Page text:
WHAT would the world be without teachers? October 5, World Teachers Day passed quietly. Nigerians agree on the importance of teachers, except that the importance is addressed with words. It is sad.
Education is a major factor in the human development index. Countries that invest well in education are at the top bracket of human development. They reap bountifully from the cross-cutting benefits of education.
Our low position in the human development index is not a full picture of the depth of the decay in various spheres of our society. In education, for example, there is hardly any investment to improve the teaching environment or the education of our teachers.
While many of us admit that teaching is a thankless job, we have added to the burden of those who over the years made this humanitarian gesture to our society. They are poorly paid and live in ruinous poverty after retirement. They form a huge part of the pension queues, society’s final signature on those it has rejected.
There is very little in the life of the Nigerian teacher to recommend the profession to others. The country is expectedly running on the last string of its teachers. Many of those in service are not trained, and society is not bothered about unqualified teachers promoting literacy. In 2010, there were media reports of fake teachers, thousands of them, on governments’ pay rolls.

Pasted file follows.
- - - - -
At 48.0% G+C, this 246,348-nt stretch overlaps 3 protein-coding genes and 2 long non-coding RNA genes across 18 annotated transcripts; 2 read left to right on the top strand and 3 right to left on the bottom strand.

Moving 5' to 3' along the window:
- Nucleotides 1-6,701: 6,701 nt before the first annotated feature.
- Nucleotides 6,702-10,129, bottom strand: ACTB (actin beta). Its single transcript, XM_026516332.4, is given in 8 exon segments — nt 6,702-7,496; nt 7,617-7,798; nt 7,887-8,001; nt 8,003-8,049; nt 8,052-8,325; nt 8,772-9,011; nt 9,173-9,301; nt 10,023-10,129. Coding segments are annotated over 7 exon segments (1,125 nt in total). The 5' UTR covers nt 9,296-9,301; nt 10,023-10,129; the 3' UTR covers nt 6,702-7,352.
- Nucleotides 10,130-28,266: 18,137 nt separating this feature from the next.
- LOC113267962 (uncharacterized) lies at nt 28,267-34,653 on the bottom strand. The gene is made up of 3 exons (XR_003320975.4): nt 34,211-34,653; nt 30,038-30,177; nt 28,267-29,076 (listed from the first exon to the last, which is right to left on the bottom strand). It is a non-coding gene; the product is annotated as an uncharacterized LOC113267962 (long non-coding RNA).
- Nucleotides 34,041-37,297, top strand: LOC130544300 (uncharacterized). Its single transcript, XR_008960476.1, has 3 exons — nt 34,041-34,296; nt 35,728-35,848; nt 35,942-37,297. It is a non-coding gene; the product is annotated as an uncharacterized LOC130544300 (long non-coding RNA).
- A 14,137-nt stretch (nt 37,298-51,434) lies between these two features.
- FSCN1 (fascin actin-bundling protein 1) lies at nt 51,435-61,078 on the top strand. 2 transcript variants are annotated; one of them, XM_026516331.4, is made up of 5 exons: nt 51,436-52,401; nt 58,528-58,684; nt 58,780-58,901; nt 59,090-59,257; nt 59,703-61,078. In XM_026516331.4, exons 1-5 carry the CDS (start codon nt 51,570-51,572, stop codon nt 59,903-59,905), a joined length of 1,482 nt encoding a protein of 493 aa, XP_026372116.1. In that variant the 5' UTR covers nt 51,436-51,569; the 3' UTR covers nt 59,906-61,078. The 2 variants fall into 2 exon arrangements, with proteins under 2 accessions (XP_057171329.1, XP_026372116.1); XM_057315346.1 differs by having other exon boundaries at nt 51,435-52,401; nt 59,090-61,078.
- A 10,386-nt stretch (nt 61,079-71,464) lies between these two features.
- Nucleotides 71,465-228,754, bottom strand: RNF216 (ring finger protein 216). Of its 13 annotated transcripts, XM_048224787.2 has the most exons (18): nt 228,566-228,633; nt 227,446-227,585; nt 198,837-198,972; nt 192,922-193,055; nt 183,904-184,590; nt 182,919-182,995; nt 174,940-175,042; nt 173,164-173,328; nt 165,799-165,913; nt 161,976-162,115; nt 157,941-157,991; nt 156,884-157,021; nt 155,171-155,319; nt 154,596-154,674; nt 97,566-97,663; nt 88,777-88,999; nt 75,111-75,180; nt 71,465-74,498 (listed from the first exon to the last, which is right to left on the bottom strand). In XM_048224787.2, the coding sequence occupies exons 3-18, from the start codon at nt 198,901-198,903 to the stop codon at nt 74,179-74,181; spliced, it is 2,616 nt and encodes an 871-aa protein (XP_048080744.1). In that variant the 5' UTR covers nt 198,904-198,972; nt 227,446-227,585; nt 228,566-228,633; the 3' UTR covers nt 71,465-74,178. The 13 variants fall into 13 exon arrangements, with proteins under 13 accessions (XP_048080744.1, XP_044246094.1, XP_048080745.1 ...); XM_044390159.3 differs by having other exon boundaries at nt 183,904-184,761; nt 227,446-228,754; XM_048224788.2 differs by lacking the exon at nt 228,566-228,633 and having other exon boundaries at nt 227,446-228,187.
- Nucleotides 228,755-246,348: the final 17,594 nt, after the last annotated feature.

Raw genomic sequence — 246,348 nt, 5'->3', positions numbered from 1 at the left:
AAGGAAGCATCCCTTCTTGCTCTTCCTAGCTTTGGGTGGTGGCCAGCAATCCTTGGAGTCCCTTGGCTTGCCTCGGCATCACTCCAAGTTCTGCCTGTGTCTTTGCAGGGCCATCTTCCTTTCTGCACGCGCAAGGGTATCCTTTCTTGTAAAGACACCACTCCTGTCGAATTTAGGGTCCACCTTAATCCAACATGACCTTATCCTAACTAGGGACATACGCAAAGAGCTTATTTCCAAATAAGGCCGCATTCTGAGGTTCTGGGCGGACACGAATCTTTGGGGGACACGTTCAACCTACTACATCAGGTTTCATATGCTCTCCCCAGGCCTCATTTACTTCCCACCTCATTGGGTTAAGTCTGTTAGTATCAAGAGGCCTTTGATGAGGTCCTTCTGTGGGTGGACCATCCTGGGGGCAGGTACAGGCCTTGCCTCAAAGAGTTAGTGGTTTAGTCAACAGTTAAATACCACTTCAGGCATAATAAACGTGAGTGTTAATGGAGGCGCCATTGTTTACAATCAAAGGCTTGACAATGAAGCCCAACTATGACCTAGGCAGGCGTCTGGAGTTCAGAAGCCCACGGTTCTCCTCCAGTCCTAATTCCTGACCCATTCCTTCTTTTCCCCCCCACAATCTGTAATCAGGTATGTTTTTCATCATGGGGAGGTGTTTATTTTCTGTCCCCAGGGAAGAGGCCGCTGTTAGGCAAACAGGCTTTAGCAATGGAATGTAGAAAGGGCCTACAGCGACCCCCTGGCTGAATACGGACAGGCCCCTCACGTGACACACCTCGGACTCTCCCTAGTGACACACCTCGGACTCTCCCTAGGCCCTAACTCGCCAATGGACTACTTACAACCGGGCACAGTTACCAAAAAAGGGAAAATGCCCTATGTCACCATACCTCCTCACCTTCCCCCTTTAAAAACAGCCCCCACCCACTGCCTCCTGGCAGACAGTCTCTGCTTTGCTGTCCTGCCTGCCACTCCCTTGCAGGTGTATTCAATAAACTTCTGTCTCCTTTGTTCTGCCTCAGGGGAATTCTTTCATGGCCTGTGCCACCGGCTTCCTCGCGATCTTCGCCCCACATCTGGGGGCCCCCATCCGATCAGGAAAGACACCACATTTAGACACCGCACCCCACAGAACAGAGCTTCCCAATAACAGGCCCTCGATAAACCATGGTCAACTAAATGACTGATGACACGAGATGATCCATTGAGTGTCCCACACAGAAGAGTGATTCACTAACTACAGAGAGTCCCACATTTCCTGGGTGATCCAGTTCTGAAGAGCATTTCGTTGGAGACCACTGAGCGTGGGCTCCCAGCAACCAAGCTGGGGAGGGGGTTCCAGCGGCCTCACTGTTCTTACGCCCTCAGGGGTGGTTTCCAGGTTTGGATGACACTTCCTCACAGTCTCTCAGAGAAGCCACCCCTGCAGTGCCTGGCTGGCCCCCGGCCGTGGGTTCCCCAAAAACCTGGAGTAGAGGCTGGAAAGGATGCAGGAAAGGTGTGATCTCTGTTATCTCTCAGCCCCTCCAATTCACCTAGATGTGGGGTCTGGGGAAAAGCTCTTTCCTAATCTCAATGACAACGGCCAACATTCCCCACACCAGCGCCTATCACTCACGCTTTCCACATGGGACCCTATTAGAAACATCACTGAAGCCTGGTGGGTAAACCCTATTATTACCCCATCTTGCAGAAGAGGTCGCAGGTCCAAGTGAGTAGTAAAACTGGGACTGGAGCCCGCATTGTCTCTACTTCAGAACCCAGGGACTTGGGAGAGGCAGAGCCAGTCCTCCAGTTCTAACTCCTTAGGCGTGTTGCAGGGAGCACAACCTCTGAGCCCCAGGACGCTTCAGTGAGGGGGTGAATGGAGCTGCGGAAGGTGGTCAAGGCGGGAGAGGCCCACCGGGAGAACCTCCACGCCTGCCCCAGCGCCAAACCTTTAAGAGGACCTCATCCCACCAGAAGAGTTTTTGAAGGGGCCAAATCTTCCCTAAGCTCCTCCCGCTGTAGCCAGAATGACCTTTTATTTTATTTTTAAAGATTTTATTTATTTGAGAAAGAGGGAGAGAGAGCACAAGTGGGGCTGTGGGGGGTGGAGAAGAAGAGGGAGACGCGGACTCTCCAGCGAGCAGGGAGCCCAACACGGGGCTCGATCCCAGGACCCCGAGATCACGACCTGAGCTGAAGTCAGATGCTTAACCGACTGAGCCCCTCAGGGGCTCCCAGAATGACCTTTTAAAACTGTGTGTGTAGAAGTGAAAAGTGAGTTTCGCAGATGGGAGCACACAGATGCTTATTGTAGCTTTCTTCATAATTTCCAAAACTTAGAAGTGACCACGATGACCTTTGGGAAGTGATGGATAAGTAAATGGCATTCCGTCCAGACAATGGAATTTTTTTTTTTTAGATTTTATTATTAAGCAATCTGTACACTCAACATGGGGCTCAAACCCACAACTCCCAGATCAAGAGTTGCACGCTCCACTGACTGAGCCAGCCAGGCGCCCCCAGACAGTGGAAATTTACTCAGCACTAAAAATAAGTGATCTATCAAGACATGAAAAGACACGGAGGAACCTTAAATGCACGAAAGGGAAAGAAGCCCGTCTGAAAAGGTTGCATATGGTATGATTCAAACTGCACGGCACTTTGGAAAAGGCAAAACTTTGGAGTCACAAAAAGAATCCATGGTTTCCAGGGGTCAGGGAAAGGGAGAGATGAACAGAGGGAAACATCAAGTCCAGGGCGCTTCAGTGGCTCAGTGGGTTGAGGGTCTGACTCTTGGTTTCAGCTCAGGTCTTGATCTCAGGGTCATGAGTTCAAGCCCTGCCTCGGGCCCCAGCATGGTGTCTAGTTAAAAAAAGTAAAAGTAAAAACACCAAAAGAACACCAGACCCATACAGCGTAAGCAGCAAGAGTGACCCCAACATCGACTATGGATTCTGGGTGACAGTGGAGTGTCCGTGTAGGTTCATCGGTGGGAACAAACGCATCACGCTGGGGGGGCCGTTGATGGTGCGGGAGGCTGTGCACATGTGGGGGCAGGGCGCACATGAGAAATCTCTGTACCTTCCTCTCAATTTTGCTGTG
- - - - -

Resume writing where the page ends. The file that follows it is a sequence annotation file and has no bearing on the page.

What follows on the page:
As the profession becomes less attractive because of its appalling conditions of service, younger people who should take over from the retiring teachers seek fulfillment elsewhere. Many of those who teach today use the profession as a stopgap to their aspirations.
How will this society survive without teachers?
Our education has problems with facilities and curriculum, resulting from government’s unwillingness to consider the sector a priority. The sustenance of education this far has been on the dedication of teachers, who still relish seeing their efforts turning young men and women into the country’s leaders.
No serious country can sustain itself on such lean passions, which would die with the generation that espouses it. Already, plunging examination results are being blamed on growing illiteracy among teachers and poor teaching standards.
Governments should institute major initiatives on education to reduce its bureaucracies, and save funds for the training and welfare of teachers, and improved facilities in schools.
Special attention needs to be paid to attracting younger people to teaching. At all levels, they are unwilling to subject themselves to a life of penury, which is what society has prescribed for teaching.
Enduring improvements of society are no longer feasible with the minimal investments we make in the welfare of teachers and provision of teaching aids.